"O L-RD, Who are my power and my strength and my refuge in the day of trouble, to You nations will come from the ends of the earth and say, 'Only lies have our fathers handed down to us, emptiness in which there is nothing of any avail! Can a man make gods for himself, and they are no gods? 'Therefore, behold I let them know; at this time I will let them know My power and My might, and they shall know that My Name is the L-RD".
Jeremiah 16:19-21

When you were in Buffalo, NY in November of  ’96, during the extended question and answer time, you were asked your view on angels and specifically about Satan.  I was astounded at your answer and was more astounded that the other rabbis present did not step into the discussion.

In your explanation of Satan and other fallen angels you attributed the creation of evil to G-d thus making Him responsible for evil.  There are at least 87 references to G-d’s holiness in Leviticus alone!  In 11:44 G-d says, “I AM HOLY.”  Is not holiness the absence of sin?  There are many scriptures to prove that G-d hates sin (evil), that He cannot tolerate evil in His presence.  How, then, can you attribute evil to G-d?  I am interested in the Biblical support for your statement.

I have a fair understanding of Judaism and have found nothing in all of my reading to support your view as traditional.

Awaiting your reply.

A seeker after truth


The rabbis to whom you made reference have spent their entire lives immersed in the study of the Jewish scriptures as well as other sacred Jewish literature and were, therefore, not “astounded” by the Judaism that was taught in Buffalo that evening, as you were.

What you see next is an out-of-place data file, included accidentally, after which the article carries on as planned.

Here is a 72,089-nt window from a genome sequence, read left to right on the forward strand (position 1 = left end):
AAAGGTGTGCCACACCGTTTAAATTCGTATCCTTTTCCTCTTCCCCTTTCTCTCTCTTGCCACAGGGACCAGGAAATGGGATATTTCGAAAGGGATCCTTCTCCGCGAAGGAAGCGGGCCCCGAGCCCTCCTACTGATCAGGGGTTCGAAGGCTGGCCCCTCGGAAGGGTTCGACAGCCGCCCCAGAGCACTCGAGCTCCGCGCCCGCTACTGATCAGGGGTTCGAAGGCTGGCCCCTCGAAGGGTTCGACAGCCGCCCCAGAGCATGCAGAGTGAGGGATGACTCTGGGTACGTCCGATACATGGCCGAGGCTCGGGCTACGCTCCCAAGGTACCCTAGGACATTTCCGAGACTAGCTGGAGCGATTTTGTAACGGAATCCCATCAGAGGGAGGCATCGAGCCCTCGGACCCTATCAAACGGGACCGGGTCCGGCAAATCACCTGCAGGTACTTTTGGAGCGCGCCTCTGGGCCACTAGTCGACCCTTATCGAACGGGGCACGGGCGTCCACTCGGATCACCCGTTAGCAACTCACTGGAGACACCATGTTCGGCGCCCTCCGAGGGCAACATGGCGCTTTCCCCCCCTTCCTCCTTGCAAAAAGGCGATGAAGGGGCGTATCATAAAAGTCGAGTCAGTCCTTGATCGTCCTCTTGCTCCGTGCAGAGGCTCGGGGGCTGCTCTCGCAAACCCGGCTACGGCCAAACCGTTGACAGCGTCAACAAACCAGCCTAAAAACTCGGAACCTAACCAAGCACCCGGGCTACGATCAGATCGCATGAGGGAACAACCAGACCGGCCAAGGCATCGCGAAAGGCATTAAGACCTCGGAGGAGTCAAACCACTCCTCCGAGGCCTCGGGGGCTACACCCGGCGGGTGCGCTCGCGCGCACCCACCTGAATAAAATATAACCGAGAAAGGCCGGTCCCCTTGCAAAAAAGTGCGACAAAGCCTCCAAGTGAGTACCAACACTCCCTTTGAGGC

Why weren’t the rabbis stunned by these Jewish teachings on Satan?  Because the Hebrew scriptures explicitly declare that the Almighty Himself places both the good and the evil that He created before mankind in order to provide His prime creation with free will.  Deuteronomy 30:15 states,

See, I [God] have set before thee this day life and good, and death and evil.

In Isaiah 45:7, the prophet describes God’s creation plan when he reports that,

I form the light, and create darkness; I make peace, and create evil; I the Lord do all these things.

I did not invent these verses, nor did I tamper with them.  In fact, the Bible I used in the above quotations is the King James Version, which is a translation that could hardly be construed as friendly to the Jewish faith.

These edifying verses underscore the fundamental biblical teaching that it is the perfect spiritual balance of good and evil in the world that confronts every searching soul.  This is the Almighty’s divine sovereign plan for creation: It is through man’s personal decision to turn away from evil and choose good that virtue can be attained.